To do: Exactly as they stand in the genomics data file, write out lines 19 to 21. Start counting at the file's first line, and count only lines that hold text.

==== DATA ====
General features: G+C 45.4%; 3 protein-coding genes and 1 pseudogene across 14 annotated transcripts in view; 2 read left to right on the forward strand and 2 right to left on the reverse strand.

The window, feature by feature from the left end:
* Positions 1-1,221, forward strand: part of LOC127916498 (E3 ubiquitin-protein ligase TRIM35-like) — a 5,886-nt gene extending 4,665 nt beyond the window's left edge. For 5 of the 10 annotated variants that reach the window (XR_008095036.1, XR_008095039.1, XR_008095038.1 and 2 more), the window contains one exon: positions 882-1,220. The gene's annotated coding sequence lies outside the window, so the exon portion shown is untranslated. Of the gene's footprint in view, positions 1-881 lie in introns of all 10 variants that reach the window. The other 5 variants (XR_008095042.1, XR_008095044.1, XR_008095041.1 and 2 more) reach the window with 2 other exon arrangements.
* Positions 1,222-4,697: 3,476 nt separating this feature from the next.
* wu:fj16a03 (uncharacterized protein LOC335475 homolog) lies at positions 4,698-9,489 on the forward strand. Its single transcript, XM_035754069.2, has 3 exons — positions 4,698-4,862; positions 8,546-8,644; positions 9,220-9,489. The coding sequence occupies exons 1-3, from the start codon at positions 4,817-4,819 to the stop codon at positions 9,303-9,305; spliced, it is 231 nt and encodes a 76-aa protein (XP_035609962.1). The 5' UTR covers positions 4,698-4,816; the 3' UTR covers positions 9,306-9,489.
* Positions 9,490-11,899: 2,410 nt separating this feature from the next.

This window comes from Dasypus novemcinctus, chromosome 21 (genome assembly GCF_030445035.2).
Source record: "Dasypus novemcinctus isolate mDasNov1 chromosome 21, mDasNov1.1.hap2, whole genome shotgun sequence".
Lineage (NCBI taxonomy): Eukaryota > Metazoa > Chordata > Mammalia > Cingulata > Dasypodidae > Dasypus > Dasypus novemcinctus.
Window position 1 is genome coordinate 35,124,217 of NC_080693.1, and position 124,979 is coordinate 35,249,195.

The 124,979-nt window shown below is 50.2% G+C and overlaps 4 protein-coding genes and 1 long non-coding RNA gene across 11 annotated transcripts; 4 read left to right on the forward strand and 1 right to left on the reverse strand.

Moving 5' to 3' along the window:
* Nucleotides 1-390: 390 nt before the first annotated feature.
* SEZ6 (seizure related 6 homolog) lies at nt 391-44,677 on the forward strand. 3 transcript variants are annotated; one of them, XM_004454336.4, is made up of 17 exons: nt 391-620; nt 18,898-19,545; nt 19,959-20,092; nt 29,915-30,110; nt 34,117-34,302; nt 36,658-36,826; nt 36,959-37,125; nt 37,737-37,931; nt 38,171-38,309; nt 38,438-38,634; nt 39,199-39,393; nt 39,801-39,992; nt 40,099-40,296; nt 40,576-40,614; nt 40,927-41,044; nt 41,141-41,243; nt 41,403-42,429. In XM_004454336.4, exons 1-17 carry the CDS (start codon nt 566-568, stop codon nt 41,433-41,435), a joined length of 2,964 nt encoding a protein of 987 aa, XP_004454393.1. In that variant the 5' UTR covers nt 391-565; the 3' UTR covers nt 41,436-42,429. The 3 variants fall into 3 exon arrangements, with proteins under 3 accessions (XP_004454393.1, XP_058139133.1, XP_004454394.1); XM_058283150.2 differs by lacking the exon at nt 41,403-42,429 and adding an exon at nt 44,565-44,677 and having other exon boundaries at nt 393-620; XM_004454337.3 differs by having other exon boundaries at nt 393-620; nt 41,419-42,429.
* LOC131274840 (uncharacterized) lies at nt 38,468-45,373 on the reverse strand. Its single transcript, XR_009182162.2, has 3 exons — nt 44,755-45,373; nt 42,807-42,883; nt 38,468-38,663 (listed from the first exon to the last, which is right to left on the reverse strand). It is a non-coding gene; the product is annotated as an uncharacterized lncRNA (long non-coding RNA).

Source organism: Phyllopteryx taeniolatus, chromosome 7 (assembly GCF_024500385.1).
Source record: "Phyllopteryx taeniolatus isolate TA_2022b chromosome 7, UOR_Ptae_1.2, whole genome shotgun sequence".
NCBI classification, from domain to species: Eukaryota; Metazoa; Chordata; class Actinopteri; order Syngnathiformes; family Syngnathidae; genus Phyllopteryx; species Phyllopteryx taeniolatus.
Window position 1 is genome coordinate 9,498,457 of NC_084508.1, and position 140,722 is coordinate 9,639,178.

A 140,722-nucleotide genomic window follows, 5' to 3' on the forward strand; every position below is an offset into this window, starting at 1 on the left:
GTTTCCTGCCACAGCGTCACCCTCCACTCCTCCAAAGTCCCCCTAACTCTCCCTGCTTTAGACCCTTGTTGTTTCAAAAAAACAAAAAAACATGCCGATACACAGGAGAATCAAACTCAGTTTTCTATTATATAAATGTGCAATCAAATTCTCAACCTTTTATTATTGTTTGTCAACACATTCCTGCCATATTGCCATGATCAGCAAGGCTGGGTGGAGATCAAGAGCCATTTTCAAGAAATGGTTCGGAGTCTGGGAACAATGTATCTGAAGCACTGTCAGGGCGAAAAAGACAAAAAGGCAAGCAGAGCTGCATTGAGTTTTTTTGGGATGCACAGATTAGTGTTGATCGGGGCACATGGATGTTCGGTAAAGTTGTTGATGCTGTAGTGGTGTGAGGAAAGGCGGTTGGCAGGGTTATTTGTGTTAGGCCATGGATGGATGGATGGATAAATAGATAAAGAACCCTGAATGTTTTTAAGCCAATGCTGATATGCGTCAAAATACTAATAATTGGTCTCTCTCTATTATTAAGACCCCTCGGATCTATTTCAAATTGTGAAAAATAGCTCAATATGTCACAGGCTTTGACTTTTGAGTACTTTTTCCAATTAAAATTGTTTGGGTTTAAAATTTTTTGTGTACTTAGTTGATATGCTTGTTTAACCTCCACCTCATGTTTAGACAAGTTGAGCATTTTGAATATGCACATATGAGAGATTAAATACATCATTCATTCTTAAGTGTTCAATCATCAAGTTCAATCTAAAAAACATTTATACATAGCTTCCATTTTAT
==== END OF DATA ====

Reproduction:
Window position 1 is genome coordinate 9,498,457 of NC_084508.1, and position 140,722 is coordinate 9,639,178.

A 140,722-nucleotide genomic window follows, 5' to 3' on the forward strand; every position below is an offset into this window, starting at 1 on the left:
GTTTCCTGCCACAGCGTCACCCTCCACTCCTCCAAAGTCCCCCTAACTCTCCCTGCTTTAGACCCTTGTTGTTTCAAAAAAACAAAAAAACATGCCGATACACAGGAGAATCAAACTCAGTTTTCTATTATATAAATGTGCAATCAAATTCTCAACCTTTTATTATTGTTTGTCAACACATTCCTGCCATATTGCCATGATCAGCAAGGCTGGGTGGAGATCAAGAGCCATTTTCAAGAAATGGTTCGGAGTCTGGGAACAATGTATCTGAAGCACTGTCAGGGCGAAAAAGACAAAAAGGCAAGCAGAGCTGCATTGAGTTTTTTTGGGATGCACAGATTAGTGTTGATCGGGGCACATGGATGTTCGGTAAAGTTGTTGATGCTGTAGTGGTGTGAGGAAAGGCGGTTGGCAGGGTTATTTGTGTTAGGCCATGGATGGATGGATGGATAAATAGATAAAGAACCCTGAATGTTTTTAAGCCAATGCTGATATGCGTCAAAATACTAATAATTGGTCTCTCTCTATTATTAAGACCCCTCGGATCTATTTCAAATTGTGAAAAATAGCTCAATATGTCACAGGCTTTGACTTTTGAGTACTTTTTCCAATTAAAATTGTTTGGGTTTAAAATTTTTTGTGTACTTAGTTGATATGCTTGTTTAACCTCCACCTCATGTTTAGACAAGTTGAGCATTTTGAATATGCACATATGAGAGATTAAATACATCATTCATTCTTAAGTGTTCAATCATCAAGTTCAATCTAAAAAACATTTATACATAGCTTCCATTTTAT